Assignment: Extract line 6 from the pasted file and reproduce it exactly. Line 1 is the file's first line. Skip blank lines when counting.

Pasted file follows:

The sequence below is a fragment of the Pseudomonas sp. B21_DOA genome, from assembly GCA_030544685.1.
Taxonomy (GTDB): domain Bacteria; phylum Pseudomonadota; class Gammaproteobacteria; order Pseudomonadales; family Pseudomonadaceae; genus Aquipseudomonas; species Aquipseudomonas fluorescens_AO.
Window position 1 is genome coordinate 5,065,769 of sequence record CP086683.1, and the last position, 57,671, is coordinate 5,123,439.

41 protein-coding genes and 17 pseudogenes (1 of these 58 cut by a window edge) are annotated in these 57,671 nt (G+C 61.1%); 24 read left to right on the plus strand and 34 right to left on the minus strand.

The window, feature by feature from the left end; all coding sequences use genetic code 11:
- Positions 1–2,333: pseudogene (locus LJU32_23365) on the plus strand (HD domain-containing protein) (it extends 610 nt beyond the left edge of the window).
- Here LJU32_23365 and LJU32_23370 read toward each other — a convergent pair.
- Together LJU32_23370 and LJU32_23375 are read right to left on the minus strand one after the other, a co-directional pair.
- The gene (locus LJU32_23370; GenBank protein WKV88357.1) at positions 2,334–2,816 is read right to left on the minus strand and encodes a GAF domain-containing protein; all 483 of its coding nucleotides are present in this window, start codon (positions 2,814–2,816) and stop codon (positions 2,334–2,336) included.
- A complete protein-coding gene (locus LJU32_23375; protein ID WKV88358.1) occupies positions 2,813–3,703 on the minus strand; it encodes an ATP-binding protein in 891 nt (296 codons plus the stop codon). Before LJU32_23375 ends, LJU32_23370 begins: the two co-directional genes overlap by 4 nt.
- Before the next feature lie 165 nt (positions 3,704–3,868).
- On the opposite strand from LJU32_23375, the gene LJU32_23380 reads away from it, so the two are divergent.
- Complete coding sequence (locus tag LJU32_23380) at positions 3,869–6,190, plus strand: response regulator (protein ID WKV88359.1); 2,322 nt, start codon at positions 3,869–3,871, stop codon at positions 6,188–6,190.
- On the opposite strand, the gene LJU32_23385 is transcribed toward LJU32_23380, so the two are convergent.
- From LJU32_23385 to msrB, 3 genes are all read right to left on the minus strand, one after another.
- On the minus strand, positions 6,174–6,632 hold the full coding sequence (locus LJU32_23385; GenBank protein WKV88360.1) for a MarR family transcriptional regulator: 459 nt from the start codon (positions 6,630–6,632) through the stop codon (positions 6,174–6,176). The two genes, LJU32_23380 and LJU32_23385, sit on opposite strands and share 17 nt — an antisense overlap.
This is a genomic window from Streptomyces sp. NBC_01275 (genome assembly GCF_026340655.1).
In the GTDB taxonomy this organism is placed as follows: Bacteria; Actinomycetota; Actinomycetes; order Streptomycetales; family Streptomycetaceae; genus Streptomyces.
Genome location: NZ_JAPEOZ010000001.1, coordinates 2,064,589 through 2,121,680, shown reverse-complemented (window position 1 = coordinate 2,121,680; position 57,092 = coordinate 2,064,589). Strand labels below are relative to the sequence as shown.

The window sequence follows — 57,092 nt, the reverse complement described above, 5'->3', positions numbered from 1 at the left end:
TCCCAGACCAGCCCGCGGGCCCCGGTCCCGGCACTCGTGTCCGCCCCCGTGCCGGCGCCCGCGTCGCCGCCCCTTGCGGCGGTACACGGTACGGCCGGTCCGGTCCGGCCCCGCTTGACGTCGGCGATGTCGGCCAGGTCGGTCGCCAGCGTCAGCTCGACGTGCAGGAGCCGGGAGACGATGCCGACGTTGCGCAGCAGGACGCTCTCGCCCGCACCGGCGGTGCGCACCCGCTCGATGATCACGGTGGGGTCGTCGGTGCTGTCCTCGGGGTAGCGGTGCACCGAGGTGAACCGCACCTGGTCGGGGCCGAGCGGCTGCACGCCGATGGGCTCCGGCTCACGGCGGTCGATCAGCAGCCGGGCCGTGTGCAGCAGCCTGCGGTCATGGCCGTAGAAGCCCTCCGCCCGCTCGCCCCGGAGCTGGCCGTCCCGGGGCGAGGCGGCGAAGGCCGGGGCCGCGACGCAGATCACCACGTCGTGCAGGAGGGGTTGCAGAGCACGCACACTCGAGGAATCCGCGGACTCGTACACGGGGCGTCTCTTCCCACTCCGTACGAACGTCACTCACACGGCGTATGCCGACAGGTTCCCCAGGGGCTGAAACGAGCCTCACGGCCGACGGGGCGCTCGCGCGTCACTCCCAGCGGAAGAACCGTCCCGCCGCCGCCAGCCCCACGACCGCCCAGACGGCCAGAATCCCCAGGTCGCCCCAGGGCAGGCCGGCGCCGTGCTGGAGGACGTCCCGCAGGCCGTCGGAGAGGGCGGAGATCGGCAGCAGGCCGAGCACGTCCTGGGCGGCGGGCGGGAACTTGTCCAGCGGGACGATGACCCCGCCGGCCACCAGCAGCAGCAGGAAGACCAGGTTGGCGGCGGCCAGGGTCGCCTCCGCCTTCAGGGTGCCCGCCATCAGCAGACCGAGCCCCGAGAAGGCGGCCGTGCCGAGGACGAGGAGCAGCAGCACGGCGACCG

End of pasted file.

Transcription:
- Positions 1–2,333: pseudogene (locus LJU32_23365) on the plus strand (HD domain-containing protein) (it extends 610 nt beyond the left edge of the window).